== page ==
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Bailey’s Behavior

Posted 12/01/2021 by Caitlin Quinney

Dogs with CDB require different support during development compared to dogs without this condition. photo by Hospital Veterinari Glories

Dogs with Canine Dysfunctional Behavior have different ways of behaving, communicating, and interacting with others.

In humans, autism is defined as a condition related to brain development that impacts how a person perceives and socializes with others or one that may exhibit obsessive interests and repetitive behaviors. Many do not know that dogs can exhibit similar behaviors, but instead of autism, this is referred to as Canine Dysfunctional Behavior (CDB). CDB is an idiopathic condition, which means that the cause is unknown. Researchers theorize that this disorder may come from a lack of certain neurons in the brain, which are believed to help dogs learn social norms. These neurons are called mirror neurons because they help younger dogs “mirror” older dogs. Without these neurons, a dog will not be able to develop the skills needed to build social relationships throughout their lives. Symptoms of CDB appear during the puppy stage of a dog because it is an inherited disorder, meaning it is not caused by other factors. Due to a lack of information and evidence regarding CDB, the process of diagnosing a dog with autism can be complex. Veterinarians typically perform a number of behavioral tests to see how the dog reacts to certain situations because CDB does not have a spectrum like human autism does, thus animal specialists are required to rely on behavioral cues and compare them to responses that are considered “normal” in dogs. Very common symptoms of CDB include antisocial behaviors, extreme anxiety and restfulness, abnormal reactions to stimuli, repetitive motions, and communication issues.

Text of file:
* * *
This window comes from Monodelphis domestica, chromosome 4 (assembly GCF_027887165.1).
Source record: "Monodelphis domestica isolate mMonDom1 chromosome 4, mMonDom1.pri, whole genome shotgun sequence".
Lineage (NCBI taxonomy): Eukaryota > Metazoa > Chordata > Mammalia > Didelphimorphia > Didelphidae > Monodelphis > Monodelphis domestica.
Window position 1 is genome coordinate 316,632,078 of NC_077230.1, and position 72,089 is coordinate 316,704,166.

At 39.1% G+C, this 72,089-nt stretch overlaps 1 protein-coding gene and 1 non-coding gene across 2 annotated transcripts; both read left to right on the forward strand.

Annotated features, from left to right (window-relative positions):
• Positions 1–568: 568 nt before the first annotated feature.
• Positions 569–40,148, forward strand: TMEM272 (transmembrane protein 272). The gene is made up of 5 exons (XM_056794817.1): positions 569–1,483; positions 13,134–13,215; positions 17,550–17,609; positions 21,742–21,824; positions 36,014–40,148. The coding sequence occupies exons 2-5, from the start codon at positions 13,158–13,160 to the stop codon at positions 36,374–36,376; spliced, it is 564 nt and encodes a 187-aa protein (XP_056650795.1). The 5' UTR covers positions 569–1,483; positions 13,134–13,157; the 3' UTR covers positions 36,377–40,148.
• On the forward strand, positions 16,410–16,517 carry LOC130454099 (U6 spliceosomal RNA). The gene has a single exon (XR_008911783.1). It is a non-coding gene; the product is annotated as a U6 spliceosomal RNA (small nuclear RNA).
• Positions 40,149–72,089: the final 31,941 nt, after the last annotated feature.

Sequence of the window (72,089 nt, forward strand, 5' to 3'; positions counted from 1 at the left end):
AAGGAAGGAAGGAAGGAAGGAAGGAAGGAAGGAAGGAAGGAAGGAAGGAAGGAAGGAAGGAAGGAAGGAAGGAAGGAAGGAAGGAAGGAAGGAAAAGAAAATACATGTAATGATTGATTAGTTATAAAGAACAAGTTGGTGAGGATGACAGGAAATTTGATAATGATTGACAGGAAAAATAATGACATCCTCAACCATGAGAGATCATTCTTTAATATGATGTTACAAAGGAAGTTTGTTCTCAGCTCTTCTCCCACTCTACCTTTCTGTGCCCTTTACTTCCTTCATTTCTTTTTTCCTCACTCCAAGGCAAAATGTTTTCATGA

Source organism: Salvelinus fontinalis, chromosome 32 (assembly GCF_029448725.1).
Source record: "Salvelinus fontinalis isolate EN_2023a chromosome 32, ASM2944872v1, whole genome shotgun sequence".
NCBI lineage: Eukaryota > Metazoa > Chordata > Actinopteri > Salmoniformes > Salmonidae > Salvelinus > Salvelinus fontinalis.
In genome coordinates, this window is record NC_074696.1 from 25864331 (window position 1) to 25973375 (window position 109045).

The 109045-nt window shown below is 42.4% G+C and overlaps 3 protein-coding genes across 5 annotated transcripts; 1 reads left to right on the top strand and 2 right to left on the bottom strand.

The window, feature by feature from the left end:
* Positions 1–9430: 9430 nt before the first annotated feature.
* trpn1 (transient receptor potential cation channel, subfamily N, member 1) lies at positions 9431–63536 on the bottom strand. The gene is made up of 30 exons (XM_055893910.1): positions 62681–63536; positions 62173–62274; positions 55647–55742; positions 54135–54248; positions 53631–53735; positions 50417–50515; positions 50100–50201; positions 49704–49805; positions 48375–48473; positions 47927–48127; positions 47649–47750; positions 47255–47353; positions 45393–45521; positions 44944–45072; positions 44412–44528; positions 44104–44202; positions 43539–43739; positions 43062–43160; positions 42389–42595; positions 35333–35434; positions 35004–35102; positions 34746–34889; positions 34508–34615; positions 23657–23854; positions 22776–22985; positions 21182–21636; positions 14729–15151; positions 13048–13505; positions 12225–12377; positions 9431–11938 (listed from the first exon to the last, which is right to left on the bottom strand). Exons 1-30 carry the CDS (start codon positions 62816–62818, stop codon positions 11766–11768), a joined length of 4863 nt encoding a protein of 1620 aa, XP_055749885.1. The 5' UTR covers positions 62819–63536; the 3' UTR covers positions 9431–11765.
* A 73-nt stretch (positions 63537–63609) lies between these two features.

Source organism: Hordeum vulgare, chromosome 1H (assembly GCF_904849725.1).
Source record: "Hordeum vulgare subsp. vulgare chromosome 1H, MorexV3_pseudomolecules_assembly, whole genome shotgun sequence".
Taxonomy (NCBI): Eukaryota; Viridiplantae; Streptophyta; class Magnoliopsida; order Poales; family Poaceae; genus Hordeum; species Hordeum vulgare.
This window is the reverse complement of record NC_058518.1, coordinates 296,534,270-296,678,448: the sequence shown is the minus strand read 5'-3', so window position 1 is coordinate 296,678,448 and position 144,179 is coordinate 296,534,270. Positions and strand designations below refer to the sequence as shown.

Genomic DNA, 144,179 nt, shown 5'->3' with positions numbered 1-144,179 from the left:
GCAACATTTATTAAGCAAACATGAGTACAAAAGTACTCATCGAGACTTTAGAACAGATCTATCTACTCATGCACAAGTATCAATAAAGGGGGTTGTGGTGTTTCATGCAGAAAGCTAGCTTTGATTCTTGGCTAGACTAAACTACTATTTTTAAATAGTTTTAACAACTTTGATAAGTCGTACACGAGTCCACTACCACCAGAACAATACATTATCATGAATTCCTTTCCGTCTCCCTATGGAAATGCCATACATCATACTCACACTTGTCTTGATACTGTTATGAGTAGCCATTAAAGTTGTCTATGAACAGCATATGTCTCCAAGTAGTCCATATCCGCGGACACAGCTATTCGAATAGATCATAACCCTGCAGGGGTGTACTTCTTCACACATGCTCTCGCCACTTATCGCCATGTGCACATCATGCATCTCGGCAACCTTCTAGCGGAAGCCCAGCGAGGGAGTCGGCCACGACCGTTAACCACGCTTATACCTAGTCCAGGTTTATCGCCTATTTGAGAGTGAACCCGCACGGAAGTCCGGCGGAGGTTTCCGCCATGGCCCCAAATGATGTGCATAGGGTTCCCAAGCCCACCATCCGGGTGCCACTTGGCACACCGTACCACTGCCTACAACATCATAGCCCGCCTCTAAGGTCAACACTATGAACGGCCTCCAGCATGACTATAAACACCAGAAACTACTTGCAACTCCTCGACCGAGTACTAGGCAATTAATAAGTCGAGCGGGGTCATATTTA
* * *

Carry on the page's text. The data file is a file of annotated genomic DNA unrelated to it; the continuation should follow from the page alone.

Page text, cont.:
About three years ago, my family and I adopted a five month old German Shepherd mixed with a Border Collie from a rescue center in Brighton, Colorado. Her name is Bailey, and after a couple of weeks of living with Bailey, we began to notice her irregular behavior. We observed that she did not want anything to do with interacting with humans or animals, but at first we did not think much of it. Then, we picked up on her obsessive-compulsive behaviors. Bailey circles around our house repetitively and chases her tail endlessly at times. We also noticed her lack of eye contact with not just us but with just about anyone. The most concerning action of Bailey’s that eventually encouraged us to take her to a veterinarian is her intense reactions to the slightest touch of a hand. She is extremely hypersensitive to any kind of stimuli and reacts with harsh flinches and occasional yelps. After taking Bailey to a veterinarian, we were informed that her extreme anxiety and odd behaviors lead them to the conclusion that she may have CDB. They suggested that we get her a trainer that could provide us with strategies and procedures we could regularly do to help with her social anxiety because, unfortunately, there is no singular treatment for CDB. Bailey has become more than comfortable with her trainer, and over the past couple of years, she has slowly improved her reactions to those that are unfamiliar. As for her hypersensitivity, she is still very sensitive to touch and certain sounds, but we hope as more time goes on she becomes more comfortable. Regular exercise has also been proven to help lower a dog’s anxiety, therefore before having guests over we take Bailey out for walks to decrease her stress. Throughout the past couple of years, Bailey has been quite a concern for me and my family, but she continues to learn and grow every day.